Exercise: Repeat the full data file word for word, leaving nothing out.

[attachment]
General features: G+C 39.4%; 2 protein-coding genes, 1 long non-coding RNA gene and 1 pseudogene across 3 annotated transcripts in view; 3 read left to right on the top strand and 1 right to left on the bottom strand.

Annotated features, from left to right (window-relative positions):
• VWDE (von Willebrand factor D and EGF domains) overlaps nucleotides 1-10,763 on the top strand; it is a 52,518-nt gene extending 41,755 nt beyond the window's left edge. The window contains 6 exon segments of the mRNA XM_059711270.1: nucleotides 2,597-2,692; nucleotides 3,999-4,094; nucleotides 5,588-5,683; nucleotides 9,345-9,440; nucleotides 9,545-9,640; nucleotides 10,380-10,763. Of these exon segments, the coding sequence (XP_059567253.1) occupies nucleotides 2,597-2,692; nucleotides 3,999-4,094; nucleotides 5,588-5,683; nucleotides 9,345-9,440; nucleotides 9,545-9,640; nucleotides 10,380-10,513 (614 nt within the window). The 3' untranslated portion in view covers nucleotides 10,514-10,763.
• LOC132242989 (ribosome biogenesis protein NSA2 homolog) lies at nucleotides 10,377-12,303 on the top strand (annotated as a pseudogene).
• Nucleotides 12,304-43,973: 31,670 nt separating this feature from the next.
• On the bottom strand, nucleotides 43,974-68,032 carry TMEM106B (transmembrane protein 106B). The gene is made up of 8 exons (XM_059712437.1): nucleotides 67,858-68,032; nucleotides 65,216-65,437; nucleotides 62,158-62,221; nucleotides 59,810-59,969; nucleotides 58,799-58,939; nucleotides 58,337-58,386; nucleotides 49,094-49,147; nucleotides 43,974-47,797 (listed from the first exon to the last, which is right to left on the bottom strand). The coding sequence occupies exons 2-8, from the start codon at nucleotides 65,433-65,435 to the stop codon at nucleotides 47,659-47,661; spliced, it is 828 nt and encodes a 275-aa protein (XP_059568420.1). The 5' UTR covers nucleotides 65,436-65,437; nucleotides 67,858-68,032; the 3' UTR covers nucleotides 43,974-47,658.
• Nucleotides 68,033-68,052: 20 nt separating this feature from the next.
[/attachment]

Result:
General features: G+C 39.4%; 2 protein-coding genes, 1 long non-coding RNA gene and 1 pseudogene across 3 annotated transcripts in view; 3 read left to right on the top strand and 1 right to left on the bottom strand.

Annotated features, from left to right (window-relative positions):
• VWDE (von Willebrand factor D and EGF domains) overlaps nucleotides 1-10,763 on the top strand; it is a 52,518-nt gene extending 41,755 nt beyond the window's left edge. The window contains 6 exon segments of the mRNA XM_059711270.1: nucleotides 2,597-2,692; nucleotides 3,999-4,094; nucleotides 5,588-5,683; nucleotides 9,345-9,440; nucleotides 9,545-9,640; nucleotides 10,380-10,763. Of these exon segments, the coding sequence (XP_059567253.1) occupies nucleotides 2,597-2,692; nucleotides 3,999-4,094; nucleotides 5,588-5,683; nucleotides 9,345-9,440; nucleotides 9,545-9,640; nucleotides 10,380-10,513 (614 nt within the window). The 3' untranslated portion in view covers nucleotides 10,514-10,763.
• LOC132242989 (ribosome biogenesis protein NSA2 homolog) lies at nucleotides 10,377-12,303 on the top strand (annotated as a pseudogene).
• Nucleotides 12,304-43,973: 31,670 nt separating this feature from the next.
• On the bottom strand, nucleotides 43,974-68,032 carry TMEM106B (transmembrane protein 106B). The gene is made up of 8 exons (XM_059712437.1): nucleotides 67,858-68,032; nucleotides 65,216-65,437; nucleotides 62,158-62,221; nucleotides 59,810-59,969; nucleotides 58,799-58,939; nucleotides 58,337-58,386; nucleotides 49,094-49,147; nucleotides 43,974-47,797 (listed from the first exon to the last, which is right to left on the bottom strand). The coding sequence occupies exons 2-8, from the start codon at nucleotides 65,433-65,435 to the stop codon at nucleotides 47,659-47,661; spliced, it is 828 nt and encodes a 275-aa protein (XP_059568420.1). The 5' UTR covers nucleotides 65,436-65,437; nucleotides 67,858-68,032; the 3' UTR covers nucleotides 43,974-47,658.
• Nucleotides 68,033-68,052: 20 nt separating this feature from the next.